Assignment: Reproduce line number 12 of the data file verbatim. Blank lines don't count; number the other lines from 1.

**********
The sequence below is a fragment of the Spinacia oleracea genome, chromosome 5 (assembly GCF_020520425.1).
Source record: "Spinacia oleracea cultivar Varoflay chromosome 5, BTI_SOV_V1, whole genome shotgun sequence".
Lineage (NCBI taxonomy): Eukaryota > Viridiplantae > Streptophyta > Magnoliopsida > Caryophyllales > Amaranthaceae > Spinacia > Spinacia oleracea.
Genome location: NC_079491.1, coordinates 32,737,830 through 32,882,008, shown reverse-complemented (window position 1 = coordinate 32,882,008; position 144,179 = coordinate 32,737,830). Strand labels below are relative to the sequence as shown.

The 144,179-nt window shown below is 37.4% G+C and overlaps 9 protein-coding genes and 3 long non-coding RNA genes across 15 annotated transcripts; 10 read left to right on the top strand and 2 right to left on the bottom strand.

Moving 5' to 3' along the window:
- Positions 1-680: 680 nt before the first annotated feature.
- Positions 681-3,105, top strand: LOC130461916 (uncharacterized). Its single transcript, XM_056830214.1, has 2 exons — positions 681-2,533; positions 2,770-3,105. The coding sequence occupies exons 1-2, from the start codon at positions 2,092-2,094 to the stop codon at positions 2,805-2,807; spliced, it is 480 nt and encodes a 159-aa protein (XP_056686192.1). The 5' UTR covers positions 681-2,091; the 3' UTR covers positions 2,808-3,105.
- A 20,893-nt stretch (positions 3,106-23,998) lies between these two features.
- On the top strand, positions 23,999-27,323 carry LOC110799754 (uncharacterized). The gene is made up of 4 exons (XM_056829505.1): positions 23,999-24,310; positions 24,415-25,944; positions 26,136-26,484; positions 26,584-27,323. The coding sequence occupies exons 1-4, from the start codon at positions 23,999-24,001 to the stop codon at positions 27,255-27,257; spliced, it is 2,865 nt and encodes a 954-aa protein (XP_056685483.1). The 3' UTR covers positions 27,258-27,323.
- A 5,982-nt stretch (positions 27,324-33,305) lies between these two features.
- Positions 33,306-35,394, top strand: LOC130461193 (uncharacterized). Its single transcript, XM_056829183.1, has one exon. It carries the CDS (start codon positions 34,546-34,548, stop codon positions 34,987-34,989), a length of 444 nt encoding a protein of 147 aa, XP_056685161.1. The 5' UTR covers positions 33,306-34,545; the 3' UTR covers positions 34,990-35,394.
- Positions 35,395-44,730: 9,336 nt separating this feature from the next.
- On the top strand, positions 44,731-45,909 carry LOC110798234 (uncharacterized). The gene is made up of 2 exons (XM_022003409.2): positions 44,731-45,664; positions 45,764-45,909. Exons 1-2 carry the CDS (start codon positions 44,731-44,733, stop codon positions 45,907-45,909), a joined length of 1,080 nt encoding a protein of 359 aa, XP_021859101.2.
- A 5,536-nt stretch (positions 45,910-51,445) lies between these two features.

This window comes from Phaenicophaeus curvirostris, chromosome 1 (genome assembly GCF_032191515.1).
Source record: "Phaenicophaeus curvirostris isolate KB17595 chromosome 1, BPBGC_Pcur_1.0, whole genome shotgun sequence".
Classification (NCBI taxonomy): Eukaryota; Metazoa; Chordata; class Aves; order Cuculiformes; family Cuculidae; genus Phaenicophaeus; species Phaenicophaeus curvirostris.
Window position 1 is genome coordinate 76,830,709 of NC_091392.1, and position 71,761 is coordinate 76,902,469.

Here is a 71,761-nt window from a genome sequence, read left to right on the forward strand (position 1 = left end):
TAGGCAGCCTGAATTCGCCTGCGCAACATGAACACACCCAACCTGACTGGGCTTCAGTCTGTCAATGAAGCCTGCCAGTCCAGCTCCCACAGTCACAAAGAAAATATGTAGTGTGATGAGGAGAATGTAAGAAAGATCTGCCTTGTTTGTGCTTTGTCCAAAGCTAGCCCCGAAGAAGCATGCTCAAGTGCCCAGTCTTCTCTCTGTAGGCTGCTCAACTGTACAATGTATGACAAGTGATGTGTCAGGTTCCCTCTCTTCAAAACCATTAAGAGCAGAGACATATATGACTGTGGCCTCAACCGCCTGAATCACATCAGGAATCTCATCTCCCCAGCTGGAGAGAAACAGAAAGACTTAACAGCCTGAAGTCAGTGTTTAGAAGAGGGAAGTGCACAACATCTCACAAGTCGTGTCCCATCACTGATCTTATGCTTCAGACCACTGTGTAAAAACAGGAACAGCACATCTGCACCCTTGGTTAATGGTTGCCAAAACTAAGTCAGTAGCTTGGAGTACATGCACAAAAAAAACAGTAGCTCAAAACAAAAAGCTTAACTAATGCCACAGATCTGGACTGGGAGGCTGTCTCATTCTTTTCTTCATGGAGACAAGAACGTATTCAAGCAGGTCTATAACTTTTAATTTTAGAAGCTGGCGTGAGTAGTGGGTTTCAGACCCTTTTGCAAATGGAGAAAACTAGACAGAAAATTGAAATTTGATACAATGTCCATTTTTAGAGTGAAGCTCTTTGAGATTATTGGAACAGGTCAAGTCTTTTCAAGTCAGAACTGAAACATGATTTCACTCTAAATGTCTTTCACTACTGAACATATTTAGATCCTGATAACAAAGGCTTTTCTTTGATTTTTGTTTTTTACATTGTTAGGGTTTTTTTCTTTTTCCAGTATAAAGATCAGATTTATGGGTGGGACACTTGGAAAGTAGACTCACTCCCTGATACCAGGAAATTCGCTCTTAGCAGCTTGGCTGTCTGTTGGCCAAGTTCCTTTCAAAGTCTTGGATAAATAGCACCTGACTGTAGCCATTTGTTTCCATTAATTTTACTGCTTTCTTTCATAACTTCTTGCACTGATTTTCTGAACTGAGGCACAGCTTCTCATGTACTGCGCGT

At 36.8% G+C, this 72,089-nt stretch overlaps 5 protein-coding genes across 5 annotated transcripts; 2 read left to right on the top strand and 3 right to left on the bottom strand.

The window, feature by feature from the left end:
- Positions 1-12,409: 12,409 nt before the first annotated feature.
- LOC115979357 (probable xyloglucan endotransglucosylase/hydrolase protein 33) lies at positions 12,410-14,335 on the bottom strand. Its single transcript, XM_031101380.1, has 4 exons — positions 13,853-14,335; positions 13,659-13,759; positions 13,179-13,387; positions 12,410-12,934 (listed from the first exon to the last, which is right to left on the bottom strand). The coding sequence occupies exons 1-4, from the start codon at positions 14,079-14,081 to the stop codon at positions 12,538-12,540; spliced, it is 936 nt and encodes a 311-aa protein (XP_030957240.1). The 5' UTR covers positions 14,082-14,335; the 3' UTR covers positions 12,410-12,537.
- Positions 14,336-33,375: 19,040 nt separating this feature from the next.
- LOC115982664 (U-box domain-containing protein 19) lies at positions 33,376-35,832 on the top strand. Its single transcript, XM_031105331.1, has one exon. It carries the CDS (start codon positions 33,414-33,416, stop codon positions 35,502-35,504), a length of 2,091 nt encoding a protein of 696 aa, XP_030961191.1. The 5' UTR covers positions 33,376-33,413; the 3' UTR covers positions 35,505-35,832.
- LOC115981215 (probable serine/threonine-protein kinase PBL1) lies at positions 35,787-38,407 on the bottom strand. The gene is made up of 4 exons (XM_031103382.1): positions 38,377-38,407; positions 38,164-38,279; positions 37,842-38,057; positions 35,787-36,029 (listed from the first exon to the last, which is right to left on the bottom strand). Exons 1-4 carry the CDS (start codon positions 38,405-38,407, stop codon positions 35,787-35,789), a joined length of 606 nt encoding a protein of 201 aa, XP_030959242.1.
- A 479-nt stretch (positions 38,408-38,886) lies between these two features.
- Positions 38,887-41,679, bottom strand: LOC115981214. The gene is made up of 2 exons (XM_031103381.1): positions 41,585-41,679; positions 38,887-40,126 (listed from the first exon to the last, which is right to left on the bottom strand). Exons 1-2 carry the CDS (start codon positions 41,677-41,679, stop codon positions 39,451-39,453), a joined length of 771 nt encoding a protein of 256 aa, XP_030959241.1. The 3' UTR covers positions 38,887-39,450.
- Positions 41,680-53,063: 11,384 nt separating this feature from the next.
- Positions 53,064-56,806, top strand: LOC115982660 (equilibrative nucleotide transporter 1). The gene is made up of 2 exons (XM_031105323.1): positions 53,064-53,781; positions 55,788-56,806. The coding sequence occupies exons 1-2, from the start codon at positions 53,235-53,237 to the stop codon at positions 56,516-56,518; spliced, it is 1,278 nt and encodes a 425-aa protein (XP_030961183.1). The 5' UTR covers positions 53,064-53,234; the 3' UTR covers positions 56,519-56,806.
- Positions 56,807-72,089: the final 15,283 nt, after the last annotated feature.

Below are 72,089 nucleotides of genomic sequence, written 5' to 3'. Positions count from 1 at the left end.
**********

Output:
- Positions 33,306-35,394, top strand: LOC130461193 (uncharacterized). Its single transcript, XM_056829183.1, has one exon. It carries the CDS (start codon positions 34,546-34,548, stop codon positions 34,987-34,989), a length of 444 nt encoding a protein of 147 aa, XP_056685161.1. The 5' UTR covers positions 33,306-34,545; the 3' UTR covers positions 34,990-35,394.